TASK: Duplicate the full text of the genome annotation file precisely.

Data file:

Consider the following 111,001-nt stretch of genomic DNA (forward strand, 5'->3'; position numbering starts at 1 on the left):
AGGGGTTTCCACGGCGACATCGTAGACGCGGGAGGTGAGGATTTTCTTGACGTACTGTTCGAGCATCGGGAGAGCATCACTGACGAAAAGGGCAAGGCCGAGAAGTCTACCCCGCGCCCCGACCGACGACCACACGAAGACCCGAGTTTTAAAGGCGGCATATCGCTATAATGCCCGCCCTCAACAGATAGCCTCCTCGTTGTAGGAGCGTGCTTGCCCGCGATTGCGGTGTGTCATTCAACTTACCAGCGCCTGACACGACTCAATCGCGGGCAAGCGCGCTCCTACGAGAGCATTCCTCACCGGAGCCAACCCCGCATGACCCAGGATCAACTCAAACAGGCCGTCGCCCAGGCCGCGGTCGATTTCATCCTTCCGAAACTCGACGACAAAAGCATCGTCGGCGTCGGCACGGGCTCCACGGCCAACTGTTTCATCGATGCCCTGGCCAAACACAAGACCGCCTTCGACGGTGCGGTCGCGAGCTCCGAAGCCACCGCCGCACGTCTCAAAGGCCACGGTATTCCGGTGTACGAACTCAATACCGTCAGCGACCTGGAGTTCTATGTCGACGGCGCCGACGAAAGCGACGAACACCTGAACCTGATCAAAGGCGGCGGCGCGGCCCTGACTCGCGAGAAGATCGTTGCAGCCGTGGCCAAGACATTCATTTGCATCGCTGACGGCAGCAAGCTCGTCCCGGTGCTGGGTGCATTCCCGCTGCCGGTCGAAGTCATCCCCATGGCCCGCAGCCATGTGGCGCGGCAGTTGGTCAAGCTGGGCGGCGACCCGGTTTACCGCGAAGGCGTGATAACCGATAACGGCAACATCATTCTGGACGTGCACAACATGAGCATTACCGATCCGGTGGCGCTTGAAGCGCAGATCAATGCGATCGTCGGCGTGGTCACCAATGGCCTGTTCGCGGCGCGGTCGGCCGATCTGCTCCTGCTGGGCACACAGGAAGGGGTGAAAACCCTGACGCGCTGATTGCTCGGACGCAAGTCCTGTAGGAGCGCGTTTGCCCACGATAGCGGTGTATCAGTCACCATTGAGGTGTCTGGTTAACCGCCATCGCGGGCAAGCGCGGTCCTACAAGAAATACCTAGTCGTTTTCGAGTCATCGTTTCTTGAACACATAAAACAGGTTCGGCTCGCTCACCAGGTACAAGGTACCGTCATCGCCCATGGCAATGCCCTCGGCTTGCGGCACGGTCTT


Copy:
Consider the following 111,001-nt stretch of genomic DNA (forward strand, 5'->3'; position numbering starts at 1 on the left):
AGGGGTTTCCACGGCGACATCGTAGACGCGGGAGGTGAGGATTTTCTTGACGTACTGTTCGAGCATCGGGAGAGCATCACTGACGAAAAGGGCAAGGCCGAGAAGTCTACCCCGCGCCCCGACCGACGACCACACGAAGACCCGAGTTTTAAAGGCGGCATATCGCTATAATGCCCGCCCTCAACAGATAGCCTCCTCGTTGTAGGAGCGTGCTTGCCCGCGATTGCGGTGTGTCATTCAACTTACCAGCGCCTGACACGACTCAATCGCGGGCAAGCGCGCTCCTACGAGAGCATTCCTCACCGGAGCCAACCCCGCATGACCCAGGATCAACTCAAACAGGCCGTCGCCCAGGCCGCGGTCGATTTCATCCTTCCGAAACTCGACGACAAAAGCATCGTCGGCGTCGGCACGGGCTCCACGGCCAACTGTTTCATCGATGCCCTGGCCAAACACAAGACCGCCTTCGACGGTGCGGTCGCGAGCTCCGAAGCCACCGCCGCACGTCTCAAAGGCCACGGTATTCCGGTGTACGAACTCAATACCGTCAGCGACCTGGAGTTCTATGTCGACGGCGCCGACGAAAGCGACGAACACCTGAACCTGATCAAAGGCGGCGGCGCGGCCCTGACTCGCGAGAAGATCGTTGCAGCCGTGGCCAAGACATTCATTTGCATCGCTGACGGCAGCAAGCTCGTCCCGGTGCTGGGTGCATTCCCGCTGCCGGTCGAAGTCATCCCCATGGCCCGCAGCCATGTGGCGCGGCAGTTGGTCAAGCTGGGCGGCGACCCGGTTTACCGCGAAGGCGTGATAACCGATAACGGCAACATCATTCTGGACGTGCACAACATGAGCATTACCGATCCGGTGGCGCTTGAAGCGCAGATCAATGCGATCGTCGGCGTGGTCACCAATGGCCTGTTCGCGGCGCGGTCGGCCGATCTGCTCCTGCTGGGCACACAGGAAGGGGTGAAAACCCTGACGCGCTGATTGCTCGGACGCAAGTCCTGTAGGAGCGCGTTTGCCCACGATAGCGGTGTATCAGTCACCATTGAGGTGTCTGGTTAACCGCCATCGCGGGCAAGCGCGGTCCTACAAGAAATACCTAGTCGTTTTCGAGTCATCGTTTCTTGAACACATAAAACAGGTTCGGCTCGCTCACCAGGTACAAGGTACCGTCATCGCCCATGGCAATGCCCTCGGCTTGCGGCACGGTCTT